Mother with her flock of goats
Mother with her flock of goats
Mother and baby.
Mother and baby.
Share on Twitter Share on Facebook
A smiling happy boy prepares for his new goats!
A smiling happy boy prepares for his new goats!

Donkeys are a vital lifeline to the people of Darfur at the best of times. The harsh environmental conditions people and families have to live with every day make life a struggle. The relentless heat of the sun, droughts in some areas, flooding in others. This is why we provide goats and donkeys to families. They provide necessary sustenance to hungry children in the form of goats milk, donkeys helping with everyday tasks such as collecting water or firewood. These animals help to lighten the load.

However, times have never been harder for the people of Darfur. Sudan has declared an economic emergency as inflation soars, reaching a staggering 167% in August and is still rising. The price of basic staples has gone through the roof. Everyone in Sudan is struggling but when disasters like this happen, it is often the most in need that are the ones hit the hardest.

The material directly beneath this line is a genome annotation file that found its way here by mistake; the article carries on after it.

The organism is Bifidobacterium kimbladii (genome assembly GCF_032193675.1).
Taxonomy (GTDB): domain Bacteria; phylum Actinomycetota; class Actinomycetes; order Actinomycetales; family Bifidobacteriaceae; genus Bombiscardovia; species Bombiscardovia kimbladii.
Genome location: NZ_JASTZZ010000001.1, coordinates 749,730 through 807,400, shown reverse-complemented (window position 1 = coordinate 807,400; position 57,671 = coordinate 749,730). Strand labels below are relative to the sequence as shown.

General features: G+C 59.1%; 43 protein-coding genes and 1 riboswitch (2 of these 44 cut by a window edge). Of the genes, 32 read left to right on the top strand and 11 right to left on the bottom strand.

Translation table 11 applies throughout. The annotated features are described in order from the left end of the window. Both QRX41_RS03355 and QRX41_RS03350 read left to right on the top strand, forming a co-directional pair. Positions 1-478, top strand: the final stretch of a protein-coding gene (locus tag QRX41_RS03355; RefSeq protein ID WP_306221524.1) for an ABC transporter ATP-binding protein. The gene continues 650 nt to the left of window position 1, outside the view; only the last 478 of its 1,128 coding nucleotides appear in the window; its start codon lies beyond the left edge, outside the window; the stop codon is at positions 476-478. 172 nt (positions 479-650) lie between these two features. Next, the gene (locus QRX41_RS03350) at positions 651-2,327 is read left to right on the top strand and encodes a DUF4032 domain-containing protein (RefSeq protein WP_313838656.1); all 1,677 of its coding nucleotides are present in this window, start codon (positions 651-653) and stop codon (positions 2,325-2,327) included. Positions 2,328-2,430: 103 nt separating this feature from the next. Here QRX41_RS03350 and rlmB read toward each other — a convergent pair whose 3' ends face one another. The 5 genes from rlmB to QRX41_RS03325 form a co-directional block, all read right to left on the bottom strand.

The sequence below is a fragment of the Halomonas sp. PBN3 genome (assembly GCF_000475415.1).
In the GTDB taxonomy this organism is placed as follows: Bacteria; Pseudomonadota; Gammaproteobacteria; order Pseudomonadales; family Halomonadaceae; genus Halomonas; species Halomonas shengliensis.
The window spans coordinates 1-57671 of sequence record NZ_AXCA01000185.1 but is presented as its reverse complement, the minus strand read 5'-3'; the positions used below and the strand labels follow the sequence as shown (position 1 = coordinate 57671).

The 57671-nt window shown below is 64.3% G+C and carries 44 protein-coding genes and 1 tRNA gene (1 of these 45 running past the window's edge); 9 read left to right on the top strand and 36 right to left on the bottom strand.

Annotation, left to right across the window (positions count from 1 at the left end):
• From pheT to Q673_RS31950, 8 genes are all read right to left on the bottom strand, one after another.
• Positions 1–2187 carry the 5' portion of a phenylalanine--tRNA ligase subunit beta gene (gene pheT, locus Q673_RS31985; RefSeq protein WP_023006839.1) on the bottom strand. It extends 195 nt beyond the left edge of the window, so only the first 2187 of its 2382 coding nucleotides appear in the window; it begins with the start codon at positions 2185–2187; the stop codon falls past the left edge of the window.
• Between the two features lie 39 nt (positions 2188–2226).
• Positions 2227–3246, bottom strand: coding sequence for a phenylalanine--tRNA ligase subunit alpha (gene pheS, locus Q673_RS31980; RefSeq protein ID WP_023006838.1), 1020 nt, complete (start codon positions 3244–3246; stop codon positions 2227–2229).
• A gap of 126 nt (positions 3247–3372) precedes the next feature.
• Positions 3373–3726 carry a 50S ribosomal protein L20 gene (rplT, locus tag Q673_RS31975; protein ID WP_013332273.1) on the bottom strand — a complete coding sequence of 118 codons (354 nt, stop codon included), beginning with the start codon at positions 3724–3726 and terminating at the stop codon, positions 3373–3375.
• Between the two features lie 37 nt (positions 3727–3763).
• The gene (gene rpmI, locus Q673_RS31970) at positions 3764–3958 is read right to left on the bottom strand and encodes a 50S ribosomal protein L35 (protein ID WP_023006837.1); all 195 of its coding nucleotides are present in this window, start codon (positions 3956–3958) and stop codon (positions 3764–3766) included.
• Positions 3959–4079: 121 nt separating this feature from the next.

In the midst of the disaster Kids for Kids has some happy news. Two of the recently adopted villages in Darfur, Abu Sinait, and Um Ajaja have just received their lifelines, new goats for the most in need! Smiling faces of the mothers and excitement of the children expresses their delight and what must be relief! This is what we accomplished with your help. So on behalf of the people who have already received their goats and donkeys, we thank you.

However, we must provide more goats to feed more starving children, we must provide more donkeys to share the hard work. Families have never been more in need. There are thousands more still waiting for help. We can not turn our backs on the people of Darfur - Kids for Kids is there for these people in the darkest of times - will you?